This project seeks to show avid trout fishers, agricultural education teachers, and visiting Future Farmers of America (FFA) students which fish species exist only within a narrow temperature range and how they and other citizen scientists can be involved in their conservation and related research.
What is a trout stream?
Seems obvious, right? A stream with trout.
But it takes more than just flowing water to make a stream a trout stream. Trout need cold water to survive. Cooler water enables water to hold more oxygen. Forested areas along streams and rivers (known as riparian areas) provide shade and help to cool water. Such vegetated areas also help prevent erosion, filter pollutants, and provide food and shelter for fish and other aquatic organisms.
Duluth, Minnesota, is home to 16 designated trout streams. Despite their challenges, North Shore streams have two things in their favor. First is their cool, northern, lake-moderated climate. Second is the deep-forest bank cover, which shades the streams and keeps them cool. These influences keep these streams just cool enough to support trout.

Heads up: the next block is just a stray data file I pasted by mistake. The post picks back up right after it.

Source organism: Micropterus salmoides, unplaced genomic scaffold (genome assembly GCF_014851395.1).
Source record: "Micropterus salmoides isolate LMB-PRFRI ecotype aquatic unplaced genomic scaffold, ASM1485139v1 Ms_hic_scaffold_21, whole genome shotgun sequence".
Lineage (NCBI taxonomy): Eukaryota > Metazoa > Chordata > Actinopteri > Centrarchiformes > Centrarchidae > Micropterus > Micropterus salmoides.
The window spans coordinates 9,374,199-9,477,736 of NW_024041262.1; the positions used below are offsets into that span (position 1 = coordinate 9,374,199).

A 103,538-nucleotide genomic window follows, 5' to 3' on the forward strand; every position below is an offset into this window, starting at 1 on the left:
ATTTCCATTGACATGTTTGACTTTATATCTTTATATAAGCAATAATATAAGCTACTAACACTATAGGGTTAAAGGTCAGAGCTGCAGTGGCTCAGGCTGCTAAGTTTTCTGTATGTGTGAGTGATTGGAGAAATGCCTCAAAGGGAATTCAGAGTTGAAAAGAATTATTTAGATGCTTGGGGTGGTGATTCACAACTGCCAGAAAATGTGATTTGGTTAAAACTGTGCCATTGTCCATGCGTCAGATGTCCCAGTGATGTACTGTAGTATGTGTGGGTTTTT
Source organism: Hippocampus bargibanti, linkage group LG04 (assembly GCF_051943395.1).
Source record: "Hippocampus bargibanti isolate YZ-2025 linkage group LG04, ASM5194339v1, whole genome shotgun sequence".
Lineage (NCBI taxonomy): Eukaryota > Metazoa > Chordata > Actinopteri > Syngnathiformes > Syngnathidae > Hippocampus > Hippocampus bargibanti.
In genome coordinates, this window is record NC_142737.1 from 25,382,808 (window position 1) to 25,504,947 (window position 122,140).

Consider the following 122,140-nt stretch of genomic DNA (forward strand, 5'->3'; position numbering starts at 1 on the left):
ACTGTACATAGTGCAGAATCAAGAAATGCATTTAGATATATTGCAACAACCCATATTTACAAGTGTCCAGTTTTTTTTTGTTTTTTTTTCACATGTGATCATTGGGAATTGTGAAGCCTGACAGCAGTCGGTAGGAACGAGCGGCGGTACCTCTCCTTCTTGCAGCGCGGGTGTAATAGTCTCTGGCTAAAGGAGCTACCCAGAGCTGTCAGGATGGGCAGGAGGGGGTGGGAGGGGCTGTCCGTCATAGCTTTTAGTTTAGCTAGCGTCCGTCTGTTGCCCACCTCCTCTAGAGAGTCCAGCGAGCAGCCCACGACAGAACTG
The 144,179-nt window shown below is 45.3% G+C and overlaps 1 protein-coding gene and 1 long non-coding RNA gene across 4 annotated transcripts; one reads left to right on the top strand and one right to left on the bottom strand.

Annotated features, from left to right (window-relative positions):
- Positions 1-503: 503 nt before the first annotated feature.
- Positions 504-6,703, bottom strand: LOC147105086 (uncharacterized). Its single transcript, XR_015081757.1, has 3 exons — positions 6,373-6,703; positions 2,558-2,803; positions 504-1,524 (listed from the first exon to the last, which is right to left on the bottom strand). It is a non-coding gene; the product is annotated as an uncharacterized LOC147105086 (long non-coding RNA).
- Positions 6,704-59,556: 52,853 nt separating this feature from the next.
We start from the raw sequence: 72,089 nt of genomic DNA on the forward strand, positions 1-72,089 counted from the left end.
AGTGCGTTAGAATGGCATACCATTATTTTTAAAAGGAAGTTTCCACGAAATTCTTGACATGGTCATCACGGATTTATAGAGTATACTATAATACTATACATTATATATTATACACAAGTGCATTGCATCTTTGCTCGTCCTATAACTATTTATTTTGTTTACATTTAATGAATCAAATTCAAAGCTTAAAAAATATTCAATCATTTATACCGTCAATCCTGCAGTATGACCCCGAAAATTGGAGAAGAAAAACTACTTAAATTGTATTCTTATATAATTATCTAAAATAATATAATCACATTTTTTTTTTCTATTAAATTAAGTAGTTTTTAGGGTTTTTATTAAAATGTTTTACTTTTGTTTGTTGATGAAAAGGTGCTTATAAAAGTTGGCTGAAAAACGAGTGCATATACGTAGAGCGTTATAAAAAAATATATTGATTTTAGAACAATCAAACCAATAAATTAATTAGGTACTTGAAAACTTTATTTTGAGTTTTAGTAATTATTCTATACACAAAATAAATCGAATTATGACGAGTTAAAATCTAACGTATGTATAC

This project seeks to show avid trout fishers, agricultural education teachers, and visiting Future Farmers of America (FFA) students what species are capable of existing only within a narrow temperature range (called cold stenothermal species or CSS) are and how they and other citizen scientists can be involved in their conservation and related research. Our goal is to improve scientific understanding of cold stenothermal species (CSS) and their impact on Minnesota resources, and increase citizen opportunities to engage in scientific research. We hope to reach at least 100 participants through our workshops, and by using agricultural education teachers as a conduit to their classrooms, that initial reach should multiply. At the conclusion of each workshop, we will ask participants to complete an evaluation questionnaire and follow-up by email with individual participants to determine their interest and resource needs to participate as citizen volunteers.
Why Minnesota Sea Grant?
This project supports Sea Grant's mission to enhance the practical use and conservation of coastal, marine, and Great Lakes resources in order to create a sustainable economy and environment.
What have we done lately?
This project will develop and conduct three hands-on, interactive events intended to help us build human capital and demonstrate the importance of CSS in the winter sport fishing industry and to the health of trout streams. One event for members of Trout Unlimited Chapters in Minnesota and Wisconsin was held in St. Paul in February 2020. Two more workshops (virtual and/or in-person) are planned.
Participants & audience
This project's target audiences include avid trout fishers, agricultural education teachers, and visiting Future Farmers of America (FFA) students.
Support for this project is provided by a grant from the University of Minnesota Institute on the Environment.